T-Splines
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51 free T-Splines models Print E-mail

Download these 51 freeform models that can be exported and read in as an IGES or STEP into any CAD program. These models were created using T-Splines. You do not need to have T-Splines installed on your computer to read the files — they will open as watertight, dumb NURBS geometry in any program that can read in .3dm (Rhino) files. To edit the models, download a free trial of T-Splines.

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T-Splines model pack

51 models

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T-Splines allows you to easily create flowing, freeform surfaces for many applications, including architecture, jewelry, consumer products, and marine. T-Splines lets you create complex objects as a single, smooth surface that you can push and pull like digital clay. Here, we have provided over 50 T-spline models for you to download and use. These files just contain the finished models; for step-by-step instructions on how to create T-spline models, please visit our tutorials page. As you will see when you download and examine the models, T-spline surfaces

  • can be converted to NURBS surfaces at the push of a button
  • are well-suited for shape exploration
  • are seriously smooth
  • allow you to add detail to specific parts of your model
  • can be saved as a coarse mesh for small file size
  • are compatible with downstream engineering applications.
Conversion to NURBS

T-Splines is useful for creating swoopy, freeform shapes. At any point in the modeling process, you can exactly convert the T-spline surfaces to NURBS surfaces. Since T-Splines is tightly integrated with the Rhino 3D modeling software, you can then use Rhino’s tools to create the rest of the model based on your original T-spline form. Here are two examples: in the first, T-Splines was used to make the shape of the heart pendant, then Rhino was used to add the gem settings. In the second, T-Splines was used to get the form of the bike seat, then Rhino was used to add the supports and screw holes. (Read more about using the right tool for the job when combining T-Splines + Rhino in your toolset.)

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Shape exploration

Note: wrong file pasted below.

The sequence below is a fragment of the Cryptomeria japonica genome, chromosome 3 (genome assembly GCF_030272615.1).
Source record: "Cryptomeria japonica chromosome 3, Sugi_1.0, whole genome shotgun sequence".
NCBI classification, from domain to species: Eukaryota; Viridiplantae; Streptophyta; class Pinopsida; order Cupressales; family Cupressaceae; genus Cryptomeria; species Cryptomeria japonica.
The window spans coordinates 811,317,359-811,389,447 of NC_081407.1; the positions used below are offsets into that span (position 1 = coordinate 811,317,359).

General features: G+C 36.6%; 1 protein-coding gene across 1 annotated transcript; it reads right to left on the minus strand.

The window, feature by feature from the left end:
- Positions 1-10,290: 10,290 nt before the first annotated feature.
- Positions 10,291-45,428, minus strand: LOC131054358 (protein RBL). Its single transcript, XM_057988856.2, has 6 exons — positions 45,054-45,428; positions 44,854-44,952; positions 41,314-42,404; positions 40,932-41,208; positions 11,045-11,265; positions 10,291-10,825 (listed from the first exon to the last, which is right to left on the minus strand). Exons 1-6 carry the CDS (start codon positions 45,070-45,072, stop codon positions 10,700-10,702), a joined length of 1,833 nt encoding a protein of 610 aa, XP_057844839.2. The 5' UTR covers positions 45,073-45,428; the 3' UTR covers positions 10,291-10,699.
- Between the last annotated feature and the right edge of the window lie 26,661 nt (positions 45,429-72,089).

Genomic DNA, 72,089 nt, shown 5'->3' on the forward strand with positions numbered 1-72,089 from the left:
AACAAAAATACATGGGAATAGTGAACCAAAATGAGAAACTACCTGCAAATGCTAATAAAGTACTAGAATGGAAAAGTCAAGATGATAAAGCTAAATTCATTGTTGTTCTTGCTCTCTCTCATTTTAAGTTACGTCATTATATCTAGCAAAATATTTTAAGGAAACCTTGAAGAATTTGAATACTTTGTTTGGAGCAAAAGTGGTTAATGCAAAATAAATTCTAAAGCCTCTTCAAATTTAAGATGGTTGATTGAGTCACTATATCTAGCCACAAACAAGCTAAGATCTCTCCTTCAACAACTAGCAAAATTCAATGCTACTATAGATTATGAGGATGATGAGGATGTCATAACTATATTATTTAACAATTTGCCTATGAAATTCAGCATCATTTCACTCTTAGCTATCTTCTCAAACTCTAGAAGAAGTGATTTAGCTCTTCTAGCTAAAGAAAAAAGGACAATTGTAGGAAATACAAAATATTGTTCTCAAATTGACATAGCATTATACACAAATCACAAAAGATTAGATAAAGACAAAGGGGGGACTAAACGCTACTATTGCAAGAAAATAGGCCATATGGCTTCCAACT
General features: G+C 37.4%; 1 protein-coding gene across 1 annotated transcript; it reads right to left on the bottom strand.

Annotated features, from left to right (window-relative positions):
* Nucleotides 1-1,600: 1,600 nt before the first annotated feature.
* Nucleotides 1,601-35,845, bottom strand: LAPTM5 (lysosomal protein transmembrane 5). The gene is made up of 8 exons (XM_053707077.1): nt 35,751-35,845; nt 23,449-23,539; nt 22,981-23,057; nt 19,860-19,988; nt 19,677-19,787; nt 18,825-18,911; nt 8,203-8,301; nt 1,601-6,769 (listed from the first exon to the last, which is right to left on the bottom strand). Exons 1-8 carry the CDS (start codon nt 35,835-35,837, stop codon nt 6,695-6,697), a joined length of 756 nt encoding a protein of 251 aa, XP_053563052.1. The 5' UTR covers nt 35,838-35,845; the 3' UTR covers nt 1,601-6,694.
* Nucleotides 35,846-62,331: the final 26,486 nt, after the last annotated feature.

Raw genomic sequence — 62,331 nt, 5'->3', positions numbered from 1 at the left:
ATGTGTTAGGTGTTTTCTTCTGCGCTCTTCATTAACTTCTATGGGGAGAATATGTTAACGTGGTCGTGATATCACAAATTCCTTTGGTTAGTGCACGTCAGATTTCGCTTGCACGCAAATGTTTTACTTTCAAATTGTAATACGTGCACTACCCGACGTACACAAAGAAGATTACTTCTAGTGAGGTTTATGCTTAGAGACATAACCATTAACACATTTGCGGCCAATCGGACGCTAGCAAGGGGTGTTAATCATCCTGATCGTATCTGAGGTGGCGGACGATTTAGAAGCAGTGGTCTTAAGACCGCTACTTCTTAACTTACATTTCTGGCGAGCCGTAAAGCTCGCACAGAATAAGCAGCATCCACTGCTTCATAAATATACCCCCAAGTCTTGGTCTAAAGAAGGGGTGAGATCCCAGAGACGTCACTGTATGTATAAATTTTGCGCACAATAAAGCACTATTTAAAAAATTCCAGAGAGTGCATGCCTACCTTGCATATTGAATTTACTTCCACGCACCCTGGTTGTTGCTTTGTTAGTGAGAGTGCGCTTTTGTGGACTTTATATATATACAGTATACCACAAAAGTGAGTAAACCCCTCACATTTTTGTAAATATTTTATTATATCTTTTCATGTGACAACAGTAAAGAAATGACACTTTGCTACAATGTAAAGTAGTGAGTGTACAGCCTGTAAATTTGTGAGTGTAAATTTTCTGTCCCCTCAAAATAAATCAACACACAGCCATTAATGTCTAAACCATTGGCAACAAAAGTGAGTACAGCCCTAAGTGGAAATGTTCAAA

The bike seat model included in the model pack has the T-spline surface saved at various steps in the layers. This method gives you an easy way to go back to the model at various points to make changes. Traditionally, when working in surface modelers such as Rhino, you would save your base curves and always go back to the curves to make changes to your surface. While you can work that way with T-Splines, since you can pull and tug on the model as well to explore design alternatives, you don't need to go all the way back to the curves, you can also go back to saved copies you have made of the model.

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Seriously smooth

T-spline surfaces are excellent at accommodating smooth transitions between forms; in fact, as far as we know, we have the smoothest star points in the CAD industry, which mean that complex surfaces like the one below can be thickened or offset. Download the model pack to try for yourself!

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Local detail

This case concept model shows how T-Splines can have high detail in specific areas of the model. When control points are moved to adjust the detail, the deformation smoothly blends into the rest of the model.

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Small file size

Most of the T-splines surfaces in the model pack are saved as a boxy mesh (we call this "box mode"). This significantly reduces the file size. To display the T-Splines models as smooth surfaces (in "smooth mode"), just select the model and run the tsSmoothToggle command.

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Downstream compatibility

These T-spline models can be sent as watertight NURBS surfaces to engineering applications such as PRO/E and SolidWorks. Try it yourself—just export the T-spline model like you would a Rhino polysurface. Watch this recorded webinar to see how to bring a T-spline model into SolidWorks.

 

Featured webinar

featured webinar

Create an iron using 5 simple T-splines commands.